These lines are certain to be subjected to Dynamic Loading!
Now look at the action of the 'Y' Lines

This set up has the springs secured to a dock cleat

The forward line to 'B' prevents the boat moving forward.  The stern cannot swing out unless 'D' can swing forward in an arc.  The aft spring line is only under tension because the stern line to 'D' is trying to straighten

The lines work the same way from the bow but will allow slightly more movement due to the extra length needed in the Y line at the bow
The 'Y' line still has the ability to reduce or cushion Dynamic Loading!

If no dock cleat is available, both 'Y' lines can be secured to a second cleat or bollard on the side of the boat

This time the line to 'C' stops the boat moving forward and unless 'D' can move forward it cannot move out.

With the wind on the right angle and strong enough 'C' and 'B' could move out together but only until the line to the rear dock cleat from 'C' takes strain and stops 'C' moving out
In any of the 'Y' Line examples above doubling up for peace of mind can be done, conventional springs can be added.
And additional bow and stern lines as long as they have sufficient slack so as not to take tension while the 'Y' lines are in tact, they must hang slack just short of the water.
Spring lines should be kept reasonably tight to prevent the boat getting a "run up" from slack take up to slack take up.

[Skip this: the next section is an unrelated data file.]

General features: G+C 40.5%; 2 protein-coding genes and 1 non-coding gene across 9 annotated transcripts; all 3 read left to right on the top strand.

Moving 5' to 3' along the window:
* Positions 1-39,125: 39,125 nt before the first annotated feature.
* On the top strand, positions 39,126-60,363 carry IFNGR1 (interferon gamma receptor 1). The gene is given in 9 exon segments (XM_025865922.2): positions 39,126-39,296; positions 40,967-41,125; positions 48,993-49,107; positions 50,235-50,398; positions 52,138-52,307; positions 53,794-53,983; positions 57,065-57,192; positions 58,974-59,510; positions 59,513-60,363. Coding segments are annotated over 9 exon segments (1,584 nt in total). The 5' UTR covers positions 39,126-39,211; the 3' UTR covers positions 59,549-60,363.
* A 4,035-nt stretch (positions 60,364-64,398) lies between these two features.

Every possible circumstance or combination has not been shown -
the examples are to demonstrate the purpose and function of the lines
For a recommendation and quote for lines to suit your application - go to our
'Mooring Line Page'
For conventional lines we recommend lines with a soft spliced eye (loop) on one end and an anti fray finish such as a sailmaker's whipping on the other end.
This way, on for example a vessel berthed bow in, the for'd spring
(that stops boat moving for'd) is belayed to the berth cleat with the spliced eye (loop) able to be quickly dropped over the boat's cleat or bollard, to limit for'd movement and position the boat at a predetermined place in the berth (adjusted with the belayed end).
The Aft Spring is fitted to the berth by "threading" the eye through the hole in the berth cleat and doubling the loop back over the horns of the cleat. The straight end is now ready for you to use to tension against the for'd Spring to hold the boat snugly and prevent it moving back and forward.
From there it is really personal choice whether to fit the bow and stern lines to the berth with a belay and put the eyes to the boat, or the other way around. Unlike the Springs, the bow and stern lines don't need to be (and shouldn't be) tight. They need to allow a range of movement depending on the characteristics of the boat.
Splicing all your mooring lines directly to berth cleats, with drop over loops does not allow for re-tensioning.
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The advice on this page is valid only for floating marinas, and is of a general nature only.
If in any doubt seek advice from your Marina Manager or local boat club